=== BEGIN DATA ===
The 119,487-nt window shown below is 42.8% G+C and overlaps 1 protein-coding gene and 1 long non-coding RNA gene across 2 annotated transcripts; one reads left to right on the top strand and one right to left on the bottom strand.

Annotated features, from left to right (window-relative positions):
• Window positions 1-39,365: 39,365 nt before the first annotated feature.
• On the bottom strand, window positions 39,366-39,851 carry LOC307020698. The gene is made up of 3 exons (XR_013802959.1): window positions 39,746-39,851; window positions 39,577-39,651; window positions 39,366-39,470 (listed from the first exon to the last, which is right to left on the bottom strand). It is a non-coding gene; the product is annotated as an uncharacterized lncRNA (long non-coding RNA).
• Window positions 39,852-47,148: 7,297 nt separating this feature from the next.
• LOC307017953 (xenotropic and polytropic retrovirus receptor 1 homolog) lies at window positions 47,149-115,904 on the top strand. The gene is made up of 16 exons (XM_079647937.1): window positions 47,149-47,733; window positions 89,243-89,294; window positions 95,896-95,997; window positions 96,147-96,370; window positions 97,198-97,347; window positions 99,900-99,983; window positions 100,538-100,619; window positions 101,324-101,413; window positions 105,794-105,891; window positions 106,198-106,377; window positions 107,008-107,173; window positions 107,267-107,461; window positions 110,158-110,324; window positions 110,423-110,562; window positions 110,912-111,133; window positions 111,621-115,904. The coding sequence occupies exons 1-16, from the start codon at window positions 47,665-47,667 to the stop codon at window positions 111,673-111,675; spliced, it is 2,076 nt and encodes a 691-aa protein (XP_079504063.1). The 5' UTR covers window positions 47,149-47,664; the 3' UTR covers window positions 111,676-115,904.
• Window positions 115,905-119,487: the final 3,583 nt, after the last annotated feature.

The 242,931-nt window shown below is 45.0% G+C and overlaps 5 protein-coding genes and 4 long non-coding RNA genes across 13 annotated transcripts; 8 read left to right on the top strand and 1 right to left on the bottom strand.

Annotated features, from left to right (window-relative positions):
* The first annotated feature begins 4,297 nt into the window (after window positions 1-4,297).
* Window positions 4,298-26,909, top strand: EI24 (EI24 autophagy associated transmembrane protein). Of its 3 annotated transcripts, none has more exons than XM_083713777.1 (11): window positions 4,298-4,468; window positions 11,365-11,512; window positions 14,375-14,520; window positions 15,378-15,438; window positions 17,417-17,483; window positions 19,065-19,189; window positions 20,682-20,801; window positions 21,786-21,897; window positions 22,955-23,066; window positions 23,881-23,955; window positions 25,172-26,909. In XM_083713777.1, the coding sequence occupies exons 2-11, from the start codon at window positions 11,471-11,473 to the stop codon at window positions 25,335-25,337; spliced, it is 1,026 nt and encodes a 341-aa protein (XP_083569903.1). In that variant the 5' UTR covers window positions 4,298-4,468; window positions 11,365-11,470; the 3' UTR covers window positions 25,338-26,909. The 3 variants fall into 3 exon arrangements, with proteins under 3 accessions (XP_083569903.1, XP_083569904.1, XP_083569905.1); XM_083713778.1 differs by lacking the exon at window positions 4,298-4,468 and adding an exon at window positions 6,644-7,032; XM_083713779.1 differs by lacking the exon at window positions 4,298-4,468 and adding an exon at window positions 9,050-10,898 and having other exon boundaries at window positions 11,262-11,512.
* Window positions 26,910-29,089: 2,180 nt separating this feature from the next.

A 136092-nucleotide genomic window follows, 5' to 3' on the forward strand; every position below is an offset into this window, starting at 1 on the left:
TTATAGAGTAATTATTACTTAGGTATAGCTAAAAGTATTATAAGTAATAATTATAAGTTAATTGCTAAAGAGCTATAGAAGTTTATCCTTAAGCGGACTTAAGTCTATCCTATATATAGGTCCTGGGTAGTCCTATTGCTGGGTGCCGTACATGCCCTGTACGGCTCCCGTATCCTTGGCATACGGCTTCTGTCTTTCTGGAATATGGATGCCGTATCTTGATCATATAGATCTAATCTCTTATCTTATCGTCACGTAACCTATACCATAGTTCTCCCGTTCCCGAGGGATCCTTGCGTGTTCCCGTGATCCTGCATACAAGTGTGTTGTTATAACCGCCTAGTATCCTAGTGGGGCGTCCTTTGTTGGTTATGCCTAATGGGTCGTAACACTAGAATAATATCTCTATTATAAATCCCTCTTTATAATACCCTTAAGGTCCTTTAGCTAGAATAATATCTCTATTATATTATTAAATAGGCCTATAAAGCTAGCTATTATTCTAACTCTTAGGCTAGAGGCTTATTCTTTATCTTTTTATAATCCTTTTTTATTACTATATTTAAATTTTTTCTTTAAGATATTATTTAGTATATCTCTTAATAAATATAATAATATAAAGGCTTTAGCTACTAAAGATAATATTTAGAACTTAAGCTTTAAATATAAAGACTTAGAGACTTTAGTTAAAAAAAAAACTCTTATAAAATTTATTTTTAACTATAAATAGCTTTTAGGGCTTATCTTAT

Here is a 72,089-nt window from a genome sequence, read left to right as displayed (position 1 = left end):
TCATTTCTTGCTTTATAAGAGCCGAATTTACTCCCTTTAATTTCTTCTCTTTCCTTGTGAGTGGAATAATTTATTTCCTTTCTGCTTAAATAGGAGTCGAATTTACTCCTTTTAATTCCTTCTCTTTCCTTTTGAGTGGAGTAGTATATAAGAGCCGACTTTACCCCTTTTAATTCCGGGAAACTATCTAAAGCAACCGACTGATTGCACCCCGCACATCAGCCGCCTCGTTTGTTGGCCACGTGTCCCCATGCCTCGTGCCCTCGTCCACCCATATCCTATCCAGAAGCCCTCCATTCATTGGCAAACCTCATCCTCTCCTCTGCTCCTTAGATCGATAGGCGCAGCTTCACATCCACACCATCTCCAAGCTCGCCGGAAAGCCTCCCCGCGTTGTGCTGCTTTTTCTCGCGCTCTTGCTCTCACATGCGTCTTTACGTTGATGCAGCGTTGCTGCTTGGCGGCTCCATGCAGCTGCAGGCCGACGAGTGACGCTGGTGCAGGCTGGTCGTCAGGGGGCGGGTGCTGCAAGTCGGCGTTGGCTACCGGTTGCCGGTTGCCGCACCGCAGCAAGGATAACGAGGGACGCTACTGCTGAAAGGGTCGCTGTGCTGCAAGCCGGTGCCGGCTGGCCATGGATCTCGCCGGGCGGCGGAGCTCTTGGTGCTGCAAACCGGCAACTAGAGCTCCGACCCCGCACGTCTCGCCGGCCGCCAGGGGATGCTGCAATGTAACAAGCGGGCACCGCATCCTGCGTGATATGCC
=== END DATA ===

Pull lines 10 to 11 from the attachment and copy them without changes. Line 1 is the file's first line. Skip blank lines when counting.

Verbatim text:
* The first annotated feature begins 4,297 nt into the window (after window positions 1-4,297).
* Window positions 4,298-26,909, top strand: EI24 (EI24 autophagy associated transmembrane protein). Of its 3 annotated transcripts, none has more exons than XM_083713777.1 (11): window positions 4,298-4,468; window positions 11,365-11,512; window positions 14,375-14,520; window positions 15,378-15,438; window positions 17,417-17,483; window positions 19,065-19,189; window positions 20,682-20,801; window positions 21,786-21,897; window positions 22,955-23,066; window positions 23,881-23,955; window positions 25,172-26,909. In XM_083713777.1, the coding sequence occupies exons 2-11, from the start codon at window positions 11,471-11,473 to the stop codon at window positions 25,335-25,337; spliced, it is 1,026 nt and encodes a 341-aa protein (XP_083569903.1). In that variant the 5' UTR covers window positions 4,298-4,468; window positions 11,365-11,470; the 3' UTR covers window positions 25,338-26,909. The 3 variants fall into 3 exon arrangements, with proteins under 3 accessions (XP_083569903.1, XP_083569904.1, XP_083569905.1); XM_083713778.1 differs by lacking the exon at window positions 4,298-4,468 and adding an exon at window positions 6,644-7,032; XM_083713779.1 differs by lacking the exon at window positions 4,298-4,468 and adding an exon at window positions 9,050-10,898 and having other exon boundaries at window positions 11,262-11,512.